My blood boiled. The thing that mad me most angry was the naration, and the reading of quotations from the records.
First, the quotations seemed (probably were) always read with emotion and emphasis that put the church and the monarchs in the worst possible light and put the best light on the others. I listened carefully to many of these quotations and relized that they could have been read in a very different way that would have slanted things the other way. (Same words read differently).
Second, the naration was so blatantly biased as to be rediculous. Most glaring was when they would show one of the experts describing the situation and motives and then the narrator would speek often with a sneering voice stating conclusions of motives and actions that were the oposite of the expert had just said or implied! Also, many times the naration presented non-specific facts that seemed intended to create wrong interpretation. While showing the condemned being exicuted the narrator declared that someone of the time said about 15% of the population was affected by the Spanish inquisition. I am guessing that would include those found inocent, the questioners, etc.
This kind of stuff might be showable on on private networks. but there is something terribly wrong about public TV showing this (at my expense). Grrr.
Gee, i’m glad i’m not the only one who sees so many weeds…
i thought i was being my usual negative self, but then also, i didn’t want to believe there were so many weeds…
Well, do i believe waht i want or the truth?? :shrug:
The second episode was much more negative than the first episode, at least it seemed to me. I was disappointed that they jumped from the 1320s to the 1470s without any explanation. What happened during those 150 years?
I guess I wanted there to be more of an overview about how the Inquisition worked. I get the impression that it wasn’t monolithic but rather sporadic and regional in scope, with authorization from Rome being required before an Inquisition could begin.
Economic and political jealousy (of the Conversos) seemed to be the impetus behind the Spanish Inquisition. This suggests that the Church was being manipulated but the episode didn’t really identify by whom.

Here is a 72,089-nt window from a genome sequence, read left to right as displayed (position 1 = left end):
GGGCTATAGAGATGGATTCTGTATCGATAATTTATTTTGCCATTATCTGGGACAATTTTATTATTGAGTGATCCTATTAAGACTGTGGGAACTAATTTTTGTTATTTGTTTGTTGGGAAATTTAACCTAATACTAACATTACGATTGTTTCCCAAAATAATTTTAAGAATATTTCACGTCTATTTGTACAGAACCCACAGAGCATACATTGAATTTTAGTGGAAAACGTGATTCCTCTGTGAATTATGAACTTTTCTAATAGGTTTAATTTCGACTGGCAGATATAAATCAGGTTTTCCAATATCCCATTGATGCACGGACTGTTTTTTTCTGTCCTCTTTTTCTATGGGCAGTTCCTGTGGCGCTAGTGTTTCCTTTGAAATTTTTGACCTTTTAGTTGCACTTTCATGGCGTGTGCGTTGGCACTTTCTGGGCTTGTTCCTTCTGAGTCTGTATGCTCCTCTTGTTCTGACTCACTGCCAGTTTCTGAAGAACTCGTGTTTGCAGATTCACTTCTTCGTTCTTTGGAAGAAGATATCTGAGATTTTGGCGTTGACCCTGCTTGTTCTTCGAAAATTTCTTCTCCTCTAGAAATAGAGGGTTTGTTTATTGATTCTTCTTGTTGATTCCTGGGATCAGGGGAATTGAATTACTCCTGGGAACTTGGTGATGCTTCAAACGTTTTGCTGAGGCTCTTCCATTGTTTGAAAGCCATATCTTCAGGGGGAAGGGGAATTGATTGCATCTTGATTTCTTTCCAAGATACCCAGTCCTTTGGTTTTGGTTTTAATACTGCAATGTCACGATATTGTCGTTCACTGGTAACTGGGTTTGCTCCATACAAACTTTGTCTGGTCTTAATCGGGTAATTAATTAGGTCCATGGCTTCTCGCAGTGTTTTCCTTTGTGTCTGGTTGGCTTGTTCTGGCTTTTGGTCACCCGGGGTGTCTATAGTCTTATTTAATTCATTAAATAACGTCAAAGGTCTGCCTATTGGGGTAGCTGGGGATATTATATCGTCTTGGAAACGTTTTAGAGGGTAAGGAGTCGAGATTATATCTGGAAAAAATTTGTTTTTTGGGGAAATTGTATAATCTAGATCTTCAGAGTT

I don’t know if I will watch it next week. I learn stuff, but come away with more questions than answers. Thank goodness for the Internet!
Aren’t these hyped up stories what are called the Black Legends in Spain? Maybe this is the latest instance of them rearing their ugly heads. Methinks PBS is trading on its snooty reputation to promote bigotry and bad history.
New York, May 9 (CNA).-Catholic League president Bill Donohue has raised some concerns about a four-part docudrama on the Inquisition. “The Secret Files of the Inquisition” will air on PBS, starting tonight.
Donohue bases his critiques on the advertisement of the film on the PBS website, which states: “For over half a millennium a system of mass terror reigned. Thousands were subject to secret courts, torture and punishment.”
“This is plainly dishonest,” says Donohue.
Donohue cites British historian Henry Kamen, author of The Spanish Inquisition: A Historical Revision, who posits that almost all the conventional wisdom about the Inquisition is wrong.
According to Kamen, the Inquisition’s courts were more human than the secular courts at the time, since the former allowed defendants to be represented by an attorney.
Historian Edward Peters also argues against the commonly held view of the Inquisition. “Modern historiography has completely blown the old Inquisition propaganda out of the water. No one seriously contends that hundreds of thousands or millions were killed, or that the Protestant countries were any more humane than Spain was,” Peters states.